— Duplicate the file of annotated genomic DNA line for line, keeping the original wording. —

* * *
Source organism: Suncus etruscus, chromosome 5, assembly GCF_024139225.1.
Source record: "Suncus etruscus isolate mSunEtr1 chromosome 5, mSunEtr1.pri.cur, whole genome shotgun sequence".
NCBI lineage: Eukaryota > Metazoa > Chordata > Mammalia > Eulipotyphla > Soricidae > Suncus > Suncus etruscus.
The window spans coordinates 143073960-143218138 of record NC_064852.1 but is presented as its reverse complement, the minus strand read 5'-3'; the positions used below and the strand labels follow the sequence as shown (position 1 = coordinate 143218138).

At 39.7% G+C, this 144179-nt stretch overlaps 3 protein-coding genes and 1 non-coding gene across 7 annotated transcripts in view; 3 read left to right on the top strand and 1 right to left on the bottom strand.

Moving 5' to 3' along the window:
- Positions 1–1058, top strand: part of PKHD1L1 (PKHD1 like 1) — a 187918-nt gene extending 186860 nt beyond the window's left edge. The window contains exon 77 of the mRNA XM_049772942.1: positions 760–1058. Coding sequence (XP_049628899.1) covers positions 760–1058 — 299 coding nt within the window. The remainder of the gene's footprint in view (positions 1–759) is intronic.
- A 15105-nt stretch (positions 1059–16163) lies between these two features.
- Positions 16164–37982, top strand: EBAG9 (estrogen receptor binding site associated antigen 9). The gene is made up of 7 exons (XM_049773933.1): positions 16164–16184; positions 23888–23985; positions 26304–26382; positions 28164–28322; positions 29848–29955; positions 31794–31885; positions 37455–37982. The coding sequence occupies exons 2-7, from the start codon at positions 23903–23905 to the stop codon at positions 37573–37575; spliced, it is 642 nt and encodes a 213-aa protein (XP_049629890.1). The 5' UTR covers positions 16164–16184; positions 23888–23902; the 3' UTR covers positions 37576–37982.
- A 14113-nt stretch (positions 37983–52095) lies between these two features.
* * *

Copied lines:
Source organism: Suncus etruscus, chromosome 5, assembly GCF_024139225.1.
Source record: "Suncus etruscus isolate mSunEtr1 chromosome 5, mSunEtr1.pri.cur, whole genome shotgun sequence".
NCBI lineage: Eukaryota > Metazoa > Chordata > Mammalia > Eulipotyphla > Soricidae > Suncus > Suncus etruscus.
The window spans coordinates 143073960-143218138 of record NC_064852.1 but is presented as its reverse complement, the minus strand read 5'-3'; the positions used below and the strand labels follow the sequence as shown (position 1 = coordinate 143218138).

At 39.7% G+C, this 144179-nt stretch overlaps 3 protein-coding genes and 1 non-coding gene across 7 annotated transcripts in view; 3 read left to right on the top strand and 1 right to left on the bottom strand.

Moving 5' to 3' along the window:
- Positions 1–1058, top strand: part of PKHD1L1 (PKHD1 like 1) — a 187918-nt gene extending 186860 nt beyond the window's left edge. The window contains exon 77 of the mRNA XM_049772942.1: positions 760–1058. Coding sequence (XP_049628899.1) covers positions 760–1058 — 299 coding nt within the window. The remainder of the gene's footprint in view (positions 1–759) is intronic.
- A 15105-nt stretch (positions 1059–16163) lies between these two features.
- Positions 16164–37982, top strand: EBAG9 (estrogen receptor binding site associated antigen 9). The gene is made up of 7 exons (XM_049773933.1): positions 16164–16184; positions 23888–23985; positions 26304–26382; positions 28164–28322; positions 29848–29955; positions 31794–31885; positions 37455–37982. The coding sequence occupies exons 2-7, from the start codon at positions 23903–23905 to the stop codon at positions 37573–37575; spliced, it is 642 nt and encodes a 213-aa protein (XP_049629890.1). The 5' UTR covers positions 16164–16184; positions 23888–23902; the 3' UTR covers positions 37576–37982.
- A 14113-nt stretch (positions 37983–52095) lies between these two features.